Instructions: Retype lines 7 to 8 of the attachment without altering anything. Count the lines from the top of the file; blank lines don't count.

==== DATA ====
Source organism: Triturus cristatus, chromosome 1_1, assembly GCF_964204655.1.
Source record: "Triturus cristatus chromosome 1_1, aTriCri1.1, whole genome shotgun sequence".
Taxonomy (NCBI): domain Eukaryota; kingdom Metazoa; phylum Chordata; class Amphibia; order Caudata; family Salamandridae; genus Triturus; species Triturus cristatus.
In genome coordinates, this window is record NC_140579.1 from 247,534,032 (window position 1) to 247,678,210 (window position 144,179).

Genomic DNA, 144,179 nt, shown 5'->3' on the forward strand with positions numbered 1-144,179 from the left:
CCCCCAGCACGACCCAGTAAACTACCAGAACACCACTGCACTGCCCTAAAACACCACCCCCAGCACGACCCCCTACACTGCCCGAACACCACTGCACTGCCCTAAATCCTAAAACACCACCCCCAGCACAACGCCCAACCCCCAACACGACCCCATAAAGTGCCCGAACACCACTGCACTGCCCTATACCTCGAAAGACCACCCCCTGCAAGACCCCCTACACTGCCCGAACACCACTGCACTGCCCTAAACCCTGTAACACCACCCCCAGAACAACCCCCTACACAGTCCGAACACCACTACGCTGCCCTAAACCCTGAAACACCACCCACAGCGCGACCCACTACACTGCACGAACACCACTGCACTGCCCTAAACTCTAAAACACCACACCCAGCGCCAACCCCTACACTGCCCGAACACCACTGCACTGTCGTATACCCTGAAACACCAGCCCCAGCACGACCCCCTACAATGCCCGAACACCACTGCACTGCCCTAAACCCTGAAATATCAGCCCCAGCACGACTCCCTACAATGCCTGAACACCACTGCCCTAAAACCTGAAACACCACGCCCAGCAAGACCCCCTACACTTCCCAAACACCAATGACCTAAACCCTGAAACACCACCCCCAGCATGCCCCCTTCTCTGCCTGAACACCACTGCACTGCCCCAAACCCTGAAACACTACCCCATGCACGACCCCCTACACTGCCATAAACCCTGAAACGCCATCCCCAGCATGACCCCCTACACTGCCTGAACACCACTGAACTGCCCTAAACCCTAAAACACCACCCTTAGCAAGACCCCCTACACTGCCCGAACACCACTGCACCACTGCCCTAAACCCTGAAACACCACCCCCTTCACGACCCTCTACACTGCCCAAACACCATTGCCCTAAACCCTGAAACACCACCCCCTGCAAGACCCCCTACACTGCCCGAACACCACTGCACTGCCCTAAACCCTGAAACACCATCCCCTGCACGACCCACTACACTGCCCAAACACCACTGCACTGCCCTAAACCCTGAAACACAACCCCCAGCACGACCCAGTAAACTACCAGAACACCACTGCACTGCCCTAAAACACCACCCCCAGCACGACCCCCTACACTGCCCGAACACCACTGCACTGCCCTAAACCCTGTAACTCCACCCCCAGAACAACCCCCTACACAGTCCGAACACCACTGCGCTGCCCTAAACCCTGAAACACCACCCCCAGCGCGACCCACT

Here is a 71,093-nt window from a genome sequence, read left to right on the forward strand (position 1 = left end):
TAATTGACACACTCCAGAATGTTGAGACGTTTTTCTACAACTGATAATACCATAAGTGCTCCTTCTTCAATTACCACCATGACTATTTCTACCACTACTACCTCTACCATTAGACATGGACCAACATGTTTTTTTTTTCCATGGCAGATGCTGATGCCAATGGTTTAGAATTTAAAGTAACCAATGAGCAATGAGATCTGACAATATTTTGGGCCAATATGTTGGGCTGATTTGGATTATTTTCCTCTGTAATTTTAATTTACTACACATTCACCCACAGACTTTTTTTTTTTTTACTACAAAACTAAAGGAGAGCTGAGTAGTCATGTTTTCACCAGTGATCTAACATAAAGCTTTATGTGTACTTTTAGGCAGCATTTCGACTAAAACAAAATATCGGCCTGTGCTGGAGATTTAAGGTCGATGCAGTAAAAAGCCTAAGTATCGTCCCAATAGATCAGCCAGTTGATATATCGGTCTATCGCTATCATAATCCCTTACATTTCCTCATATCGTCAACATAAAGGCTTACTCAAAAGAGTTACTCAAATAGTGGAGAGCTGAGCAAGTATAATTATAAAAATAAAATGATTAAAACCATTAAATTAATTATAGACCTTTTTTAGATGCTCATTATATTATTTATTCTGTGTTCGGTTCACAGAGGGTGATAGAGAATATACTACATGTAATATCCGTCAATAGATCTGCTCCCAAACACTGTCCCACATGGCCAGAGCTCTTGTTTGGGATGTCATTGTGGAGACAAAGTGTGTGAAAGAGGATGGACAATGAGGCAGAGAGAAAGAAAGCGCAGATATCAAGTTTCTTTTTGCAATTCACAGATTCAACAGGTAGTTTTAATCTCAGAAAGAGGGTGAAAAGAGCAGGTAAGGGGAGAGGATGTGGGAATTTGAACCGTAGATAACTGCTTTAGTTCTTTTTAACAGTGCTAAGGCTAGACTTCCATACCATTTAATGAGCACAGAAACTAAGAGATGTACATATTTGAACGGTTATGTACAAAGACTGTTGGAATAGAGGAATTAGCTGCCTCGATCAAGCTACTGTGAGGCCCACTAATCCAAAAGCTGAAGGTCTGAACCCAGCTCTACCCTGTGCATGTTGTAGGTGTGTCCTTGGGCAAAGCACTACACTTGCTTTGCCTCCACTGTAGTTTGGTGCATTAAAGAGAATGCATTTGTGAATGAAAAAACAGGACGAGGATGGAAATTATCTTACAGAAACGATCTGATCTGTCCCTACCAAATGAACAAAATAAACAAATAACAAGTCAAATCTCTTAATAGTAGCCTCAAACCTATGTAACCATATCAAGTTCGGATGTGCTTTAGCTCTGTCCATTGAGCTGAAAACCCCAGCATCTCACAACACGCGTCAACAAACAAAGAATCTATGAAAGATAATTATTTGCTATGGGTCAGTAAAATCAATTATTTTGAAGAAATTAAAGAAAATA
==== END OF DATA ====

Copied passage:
Here is a 71,093-nt window from a genome sequence, read left to right on the forward strand (position 1 = left end):
TAATTGACACACTCCAGAATGTTGAGACGTTTTTCTACAACTGATAATACCATAAGTGCTCCTTCTTCAATTACCACCATGACTATTTCTACCACTACTACCTCTACCATTAGACATGGACCAACATGTTTTTTTTTTCCATGGCAGATGCTGATGCCAATGGTTTAGAATTTAAAGTAACCAATGAGCAATGAGATCTGACAATATTTTGGGCCAATATGTTGGGCTGATTTGGATTATTTTCCTCTGTAATTTTAATTTACTACACATTCACCCACAGACTTTTTTTTTTTTTACTACAAAACTAAAGGAGAGCTGAGTAGTCATGTTTTCACCAGTGATCTAACATAAAGCTTTATGTGTACTTTTAGGCAGCATTTCGACTAAAACAAAATATCGGCCTGTGCTGGAGATTTAAGGTCGATGCAGTAAAAAGCCTAAGTATCGTCCCAATAGATCAGCCAGTTGATATATCGGTCTATCGCTATCATAATCCCTTACATTTCCTCATATCGTCAACATAAAGGCTTACTCAAAAGAGTTACTCAAATAGTGGAGAGCTGAGCAAGTATAATTATAAAAATAAAATGATTAAAACCATTAAATTAATTATAGACCTTTTTTAGATGCTCATTATATTATTTATTCTGTGTTCGGTTCACAGAGGGTGATAGAGAATATACTACATGTAATATCCGTCAATAGATCTGCTCCCAAACACTGTCCCACATGGCCAGAGCTCTTGTTTGGGATGTCATTGTGGAGACAAAGTGTGTGAAAGAGGATGGACAATGAGGCAGAGAGAAAGAAAGCGCAGATATCAAGTTTCTTTTTGCAATTCACAGATTCAACAGGTAGTTTTAATCTCAGAAAGAGGGTGAAAAGAGCAGGTAAGGGGAGAGGATGTGGGAATTTGAACCGTAGATAACTGCTTTAGTTCTTTTTAACAGTGCTAAGGCTAGACTTCCATACCATTTAATGAGCACAGAAACTAAGAGATGTACATATTTGAACGGTTATGTACAAAGACTGTTGGAATAGAGGAATTAGCTGCCTCGATCAAGCTACTGTGAGGCCCACTAATCCAAAAGCTGAAGGTCTGAACCCAGCTCTACCCTGTGCATGTTGTAGGTGTGTCCTTGGGCAAAGCACTACACTTGCTTTGCCTCCACTGTAGTTTGGTGCATTAAAGAGAATGCATTTGTGAATGAAAAAACAGGACGAGGATGGAAATTATCTTACAGAAACGATCTGATCTGTCCCTACCAAATGAACAAAATAAACAAATAACAAGTCAAATCTCTTAATAGTAGCCTCAAACCTATGTAACCATATCAAGTTCGGATGTGCTTTAGCTCTGTCCATTGAGCTGAAAACCCCAGCATCTCACAACACGCGTCAACAAACAAAGAATCTATGAAAGATAATTATTTGCTATGGGTCAGTAAAATCAATTATTTTGAAGAAATTAAAGAAAATA